whitechapel-in-50-buildings-3 Sandy’s Row Synagogue, a former Huguenot Chapel (c. Whitechapel in 50 Buildings, Amberley Publishing)

    For example, the Jewish population has often reused former chapels as Synagogues. A fine example is the Sandy’s Row Synagogue which began life as the L’Eglise L’Artillerie formed by the local Huguenot population. After time as a Baptist chapel it then became the ‘Society for Loving Kindness and Truth’, a Dutch-Jewish congregation which moved into the building in 1867. The strength of the Jewish community in the East End endures even today and the Synagogue is still in use.

    whitechapel-in-50-buildings-4 Gwynne House (1934) (c. Whitechapel in 50 Buildings, Amberley Publishing)

    Whitechapel has some great surprises in store for anyone who wanders the back streets. One building Rachel and I agreed on emphatically that had to be included in the book is a magnificent example of 1930s Art Deco, Gwynne House. Landlocked by 18th and 19th century buildings all around it we both think it has a distinctly nautical flavour to the design and reminds us of an ocean liner ploughing its way steadily through the back streets behind the Royal London Hospital (who owned the building until recently, as accommodation for medical staff).

    The architect, Hume Victor Kerr had an interesting life serving as an officer in both world wars of the 20th century. In the interwar years he left his mark on Whitechapel with a number of distinctive buildings in Turner Street, New Road and as far as field as Middlesex Street in Aldgate.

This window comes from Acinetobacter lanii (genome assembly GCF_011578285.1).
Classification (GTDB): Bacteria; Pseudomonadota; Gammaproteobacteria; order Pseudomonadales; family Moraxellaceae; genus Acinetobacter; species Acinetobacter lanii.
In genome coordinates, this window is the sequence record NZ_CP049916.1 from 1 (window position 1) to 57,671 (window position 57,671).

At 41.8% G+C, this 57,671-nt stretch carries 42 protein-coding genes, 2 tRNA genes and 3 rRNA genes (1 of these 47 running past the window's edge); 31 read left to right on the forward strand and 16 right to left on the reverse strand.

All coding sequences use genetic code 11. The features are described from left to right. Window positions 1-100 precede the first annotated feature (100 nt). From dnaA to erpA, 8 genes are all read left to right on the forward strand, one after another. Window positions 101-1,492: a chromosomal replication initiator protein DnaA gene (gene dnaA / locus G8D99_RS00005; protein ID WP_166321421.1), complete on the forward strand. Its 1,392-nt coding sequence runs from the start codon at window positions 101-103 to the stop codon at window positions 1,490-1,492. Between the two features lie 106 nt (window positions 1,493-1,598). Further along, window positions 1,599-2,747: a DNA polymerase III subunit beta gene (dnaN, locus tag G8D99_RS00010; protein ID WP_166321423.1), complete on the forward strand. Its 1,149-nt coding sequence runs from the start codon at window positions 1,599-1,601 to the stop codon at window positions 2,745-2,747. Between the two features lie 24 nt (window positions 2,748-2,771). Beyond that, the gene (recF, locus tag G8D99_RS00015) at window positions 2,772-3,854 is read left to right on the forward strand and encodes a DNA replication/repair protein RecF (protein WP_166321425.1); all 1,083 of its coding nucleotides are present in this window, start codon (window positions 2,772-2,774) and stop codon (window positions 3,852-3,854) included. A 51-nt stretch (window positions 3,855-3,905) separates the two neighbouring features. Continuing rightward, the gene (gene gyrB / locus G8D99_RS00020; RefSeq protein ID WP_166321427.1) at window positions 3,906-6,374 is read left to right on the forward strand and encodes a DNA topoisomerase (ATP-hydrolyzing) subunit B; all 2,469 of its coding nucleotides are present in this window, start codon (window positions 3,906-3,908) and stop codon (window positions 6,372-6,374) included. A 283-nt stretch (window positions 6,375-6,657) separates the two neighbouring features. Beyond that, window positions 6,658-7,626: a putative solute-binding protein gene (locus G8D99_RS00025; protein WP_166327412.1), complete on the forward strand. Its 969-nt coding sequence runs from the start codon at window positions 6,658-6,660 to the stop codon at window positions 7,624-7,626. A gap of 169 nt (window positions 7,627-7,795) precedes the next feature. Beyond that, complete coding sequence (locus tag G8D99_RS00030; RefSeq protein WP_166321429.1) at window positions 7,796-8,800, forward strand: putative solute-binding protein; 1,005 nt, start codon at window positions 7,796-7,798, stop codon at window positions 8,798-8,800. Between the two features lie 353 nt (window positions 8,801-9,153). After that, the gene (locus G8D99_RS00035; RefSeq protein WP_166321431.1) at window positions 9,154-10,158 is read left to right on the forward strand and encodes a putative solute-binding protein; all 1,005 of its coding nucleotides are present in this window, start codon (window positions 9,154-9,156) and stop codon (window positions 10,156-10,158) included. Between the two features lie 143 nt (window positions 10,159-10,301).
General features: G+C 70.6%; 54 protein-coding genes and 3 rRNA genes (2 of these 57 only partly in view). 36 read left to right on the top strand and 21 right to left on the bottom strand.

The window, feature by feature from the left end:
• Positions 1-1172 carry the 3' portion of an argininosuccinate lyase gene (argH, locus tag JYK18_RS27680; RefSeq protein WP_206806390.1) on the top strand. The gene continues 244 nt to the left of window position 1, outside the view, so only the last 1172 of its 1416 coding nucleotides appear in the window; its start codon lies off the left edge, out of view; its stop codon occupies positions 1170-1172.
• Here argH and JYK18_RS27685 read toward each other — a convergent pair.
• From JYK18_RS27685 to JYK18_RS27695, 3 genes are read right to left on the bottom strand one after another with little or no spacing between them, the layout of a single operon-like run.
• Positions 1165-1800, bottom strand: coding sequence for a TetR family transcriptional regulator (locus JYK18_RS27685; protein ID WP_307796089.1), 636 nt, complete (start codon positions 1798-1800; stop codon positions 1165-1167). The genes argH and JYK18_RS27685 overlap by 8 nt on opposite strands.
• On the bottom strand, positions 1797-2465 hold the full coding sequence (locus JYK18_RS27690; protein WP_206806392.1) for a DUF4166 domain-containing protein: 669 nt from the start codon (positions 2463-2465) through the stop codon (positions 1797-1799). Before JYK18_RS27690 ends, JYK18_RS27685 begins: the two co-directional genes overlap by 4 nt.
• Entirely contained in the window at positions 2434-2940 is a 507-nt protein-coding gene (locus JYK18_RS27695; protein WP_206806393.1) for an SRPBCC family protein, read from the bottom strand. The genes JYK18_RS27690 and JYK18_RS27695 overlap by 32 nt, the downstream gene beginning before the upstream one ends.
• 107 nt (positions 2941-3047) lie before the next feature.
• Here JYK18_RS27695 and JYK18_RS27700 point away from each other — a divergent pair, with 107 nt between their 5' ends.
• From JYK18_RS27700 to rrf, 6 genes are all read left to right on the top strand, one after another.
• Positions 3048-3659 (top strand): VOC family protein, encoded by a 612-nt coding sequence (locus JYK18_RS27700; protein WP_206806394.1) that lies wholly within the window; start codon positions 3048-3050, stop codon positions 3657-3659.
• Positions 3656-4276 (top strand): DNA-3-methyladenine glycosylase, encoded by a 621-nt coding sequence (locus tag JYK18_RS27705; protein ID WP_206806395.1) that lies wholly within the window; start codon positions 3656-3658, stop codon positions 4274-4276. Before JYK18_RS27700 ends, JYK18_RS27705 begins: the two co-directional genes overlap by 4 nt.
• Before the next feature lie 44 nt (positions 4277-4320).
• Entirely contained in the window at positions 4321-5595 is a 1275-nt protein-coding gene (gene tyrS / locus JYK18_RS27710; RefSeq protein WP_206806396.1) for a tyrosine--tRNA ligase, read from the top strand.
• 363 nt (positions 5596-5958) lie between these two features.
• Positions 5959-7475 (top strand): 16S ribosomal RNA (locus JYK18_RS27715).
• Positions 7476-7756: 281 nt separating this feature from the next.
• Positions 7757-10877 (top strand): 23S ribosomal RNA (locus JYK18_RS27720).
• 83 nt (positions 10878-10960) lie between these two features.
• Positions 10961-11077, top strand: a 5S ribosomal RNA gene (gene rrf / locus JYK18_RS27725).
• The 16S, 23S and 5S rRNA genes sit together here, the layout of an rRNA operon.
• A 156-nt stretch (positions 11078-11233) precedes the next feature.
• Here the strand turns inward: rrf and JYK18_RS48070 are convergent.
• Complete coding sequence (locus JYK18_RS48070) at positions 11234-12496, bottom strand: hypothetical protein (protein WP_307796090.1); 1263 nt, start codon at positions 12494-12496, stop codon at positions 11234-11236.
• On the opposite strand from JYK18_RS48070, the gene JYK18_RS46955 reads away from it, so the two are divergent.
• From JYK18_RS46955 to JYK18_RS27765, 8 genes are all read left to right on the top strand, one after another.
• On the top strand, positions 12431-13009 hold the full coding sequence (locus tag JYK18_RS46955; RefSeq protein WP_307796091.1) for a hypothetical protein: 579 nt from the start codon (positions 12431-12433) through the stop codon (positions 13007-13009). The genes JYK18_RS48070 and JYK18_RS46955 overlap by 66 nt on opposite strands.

Nothing stands still in London and central Whitechapel is planned to have a facelift that will make it closer in look and feel to Canary Wharf. No doubt this will lead to casualties amongst some of the least loved buildings in the area. Whatever the future holds for Whitechapel, its buildings will continue to tell its fascinating and important story. May they remain for future generations to discover and enjoy.

    9781445661902

    Louis Berk & Rachel Kolsky's new book Whitechapel in 50 Buildings is available for purchase now.

  • The Secrets of London's Squares: Westminster and Bloomsbury by Alan Brooke & David Brandon

    Many cities of the world are famous for their squares. For example: Red Square in Moscow, Times Square in New York, Saint Peter’s Square in Vatican City and Tiananmen Square in China. When it comes to London many people, if asked, would name Trafalgar Square or even Leicester Square. The squares (and one might add the parks and gardens) are a defining feature of England’s capital city. ‘Square’ is a generic term for urban open spaces and as we know many are not actually square or even rectangular. Squares are a form of architecture and town planning not exactly unique to the metropolis but never exploited to the full in other cities although it could be said that Bath, Edinburgh and Liverpool all made some use of the concept.